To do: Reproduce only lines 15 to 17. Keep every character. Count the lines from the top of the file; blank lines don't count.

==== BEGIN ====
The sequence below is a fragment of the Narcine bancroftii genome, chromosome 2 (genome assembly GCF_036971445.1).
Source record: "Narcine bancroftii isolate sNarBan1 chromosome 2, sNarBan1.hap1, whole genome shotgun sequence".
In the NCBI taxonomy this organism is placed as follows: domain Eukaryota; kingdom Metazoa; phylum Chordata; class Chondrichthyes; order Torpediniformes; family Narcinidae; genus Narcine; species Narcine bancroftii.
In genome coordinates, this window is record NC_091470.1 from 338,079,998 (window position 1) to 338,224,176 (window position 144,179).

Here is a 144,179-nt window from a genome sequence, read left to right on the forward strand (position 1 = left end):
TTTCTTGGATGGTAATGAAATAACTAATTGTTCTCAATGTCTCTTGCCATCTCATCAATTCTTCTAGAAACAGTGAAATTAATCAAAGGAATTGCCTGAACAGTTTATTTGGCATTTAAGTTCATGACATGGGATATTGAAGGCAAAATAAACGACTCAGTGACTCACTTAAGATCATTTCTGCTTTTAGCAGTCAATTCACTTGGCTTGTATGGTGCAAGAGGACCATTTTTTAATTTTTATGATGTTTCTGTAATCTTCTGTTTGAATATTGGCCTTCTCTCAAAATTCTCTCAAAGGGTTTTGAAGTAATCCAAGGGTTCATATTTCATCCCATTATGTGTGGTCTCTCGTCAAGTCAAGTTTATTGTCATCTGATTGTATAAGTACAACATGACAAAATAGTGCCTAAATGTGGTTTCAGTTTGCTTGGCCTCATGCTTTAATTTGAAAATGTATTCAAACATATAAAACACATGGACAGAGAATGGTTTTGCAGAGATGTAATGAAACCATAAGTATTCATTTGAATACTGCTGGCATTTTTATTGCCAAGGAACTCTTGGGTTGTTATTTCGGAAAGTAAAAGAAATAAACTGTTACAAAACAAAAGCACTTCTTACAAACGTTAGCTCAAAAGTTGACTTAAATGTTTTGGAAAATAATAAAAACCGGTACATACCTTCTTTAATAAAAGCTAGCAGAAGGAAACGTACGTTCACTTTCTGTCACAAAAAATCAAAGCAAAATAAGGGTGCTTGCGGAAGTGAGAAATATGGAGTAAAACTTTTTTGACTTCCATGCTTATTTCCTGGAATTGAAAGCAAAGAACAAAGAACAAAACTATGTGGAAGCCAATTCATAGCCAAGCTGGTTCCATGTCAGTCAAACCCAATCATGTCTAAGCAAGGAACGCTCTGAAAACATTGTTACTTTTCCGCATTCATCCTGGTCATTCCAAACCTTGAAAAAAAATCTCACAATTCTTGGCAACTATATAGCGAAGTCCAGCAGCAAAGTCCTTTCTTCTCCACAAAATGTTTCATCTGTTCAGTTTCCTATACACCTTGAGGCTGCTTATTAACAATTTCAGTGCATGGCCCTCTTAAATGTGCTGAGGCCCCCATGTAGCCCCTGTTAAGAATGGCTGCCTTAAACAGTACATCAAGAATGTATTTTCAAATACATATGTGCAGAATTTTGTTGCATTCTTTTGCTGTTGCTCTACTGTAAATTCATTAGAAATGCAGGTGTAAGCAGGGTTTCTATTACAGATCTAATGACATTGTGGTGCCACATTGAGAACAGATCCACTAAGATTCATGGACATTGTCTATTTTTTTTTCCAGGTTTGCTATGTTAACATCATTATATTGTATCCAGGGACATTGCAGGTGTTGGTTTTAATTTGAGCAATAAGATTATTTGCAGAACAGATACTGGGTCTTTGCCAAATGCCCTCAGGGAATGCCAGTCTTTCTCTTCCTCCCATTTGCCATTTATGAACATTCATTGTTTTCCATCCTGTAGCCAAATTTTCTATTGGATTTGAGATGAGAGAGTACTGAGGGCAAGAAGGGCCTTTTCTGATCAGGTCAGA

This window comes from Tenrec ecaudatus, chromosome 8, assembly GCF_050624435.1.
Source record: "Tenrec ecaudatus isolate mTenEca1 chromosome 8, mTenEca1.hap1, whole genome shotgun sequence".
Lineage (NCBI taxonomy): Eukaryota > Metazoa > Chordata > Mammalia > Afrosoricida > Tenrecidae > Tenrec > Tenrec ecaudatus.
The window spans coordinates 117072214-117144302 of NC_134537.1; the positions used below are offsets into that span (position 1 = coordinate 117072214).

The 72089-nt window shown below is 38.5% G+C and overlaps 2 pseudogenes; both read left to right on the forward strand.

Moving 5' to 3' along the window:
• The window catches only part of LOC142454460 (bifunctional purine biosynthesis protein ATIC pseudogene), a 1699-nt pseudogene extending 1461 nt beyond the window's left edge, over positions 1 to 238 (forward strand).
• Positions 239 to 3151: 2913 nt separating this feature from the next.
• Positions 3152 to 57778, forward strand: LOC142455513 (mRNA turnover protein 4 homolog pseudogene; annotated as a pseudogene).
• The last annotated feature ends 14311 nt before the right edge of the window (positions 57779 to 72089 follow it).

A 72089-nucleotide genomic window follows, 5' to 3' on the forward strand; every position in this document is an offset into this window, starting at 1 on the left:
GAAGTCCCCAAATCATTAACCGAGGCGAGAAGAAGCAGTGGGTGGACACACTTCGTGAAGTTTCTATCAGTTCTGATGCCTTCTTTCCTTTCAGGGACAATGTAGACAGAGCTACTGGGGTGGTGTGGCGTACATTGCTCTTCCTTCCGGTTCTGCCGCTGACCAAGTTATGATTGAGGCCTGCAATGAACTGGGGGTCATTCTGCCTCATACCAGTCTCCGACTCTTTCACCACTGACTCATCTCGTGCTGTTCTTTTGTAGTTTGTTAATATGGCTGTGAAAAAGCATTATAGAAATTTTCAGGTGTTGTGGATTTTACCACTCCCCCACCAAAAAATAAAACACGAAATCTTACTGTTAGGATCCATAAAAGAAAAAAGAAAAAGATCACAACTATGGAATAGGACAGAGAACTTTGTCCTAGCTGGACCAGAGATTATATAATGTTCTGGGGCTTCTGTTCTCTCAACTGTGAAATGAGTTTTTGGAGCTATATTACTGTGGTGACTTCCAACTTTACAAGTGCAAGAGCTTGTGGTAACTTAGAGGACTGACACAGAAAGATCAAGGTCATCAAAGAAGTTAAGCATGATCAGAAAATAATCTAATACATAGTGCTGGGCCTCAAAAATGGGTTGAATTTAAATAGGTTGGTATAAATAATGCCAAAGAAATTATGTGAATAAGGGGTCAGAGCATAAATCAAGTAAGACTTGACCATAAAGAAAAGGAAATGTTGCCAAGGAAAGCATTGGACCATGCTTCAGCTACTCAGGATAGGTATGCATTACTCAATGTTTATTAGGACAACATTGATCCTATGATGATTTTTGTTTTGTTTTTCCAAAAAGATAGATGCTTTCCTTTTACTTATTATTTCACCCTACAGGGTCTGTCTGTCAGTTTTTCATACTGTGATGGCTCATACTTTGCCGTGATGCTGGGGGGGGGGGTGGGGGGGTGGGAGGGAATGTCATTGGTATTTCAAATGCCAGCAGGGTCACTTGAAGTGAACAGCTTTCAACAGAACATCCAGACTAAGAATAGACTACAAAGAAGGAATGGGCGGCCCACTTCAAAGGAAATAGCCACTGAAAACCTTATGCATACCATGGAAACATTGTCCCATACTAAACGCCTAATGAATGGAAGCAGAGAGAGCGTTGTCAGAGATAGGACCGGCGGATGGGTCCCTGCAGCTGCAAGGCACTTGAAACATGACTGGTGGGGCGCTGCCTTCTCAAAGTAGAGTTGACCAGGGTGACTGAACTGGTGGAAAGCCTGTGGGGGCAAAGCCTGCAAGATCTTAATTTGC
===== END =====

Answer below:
• Positions 3152 to 57778, forward strand: LOC142455513 (mRNA turnover protein 4 homolog pseudogene; annotated as a pseudogene).
• The last annotated feature ends 14311 nt before the right edge of the window (positions 57779 to 72089 follow it).

A 72089-nucleotide genomic window follows, 5' to 3' on the forward strand; every position in this document is an offset into this window, starting at 1 on the left: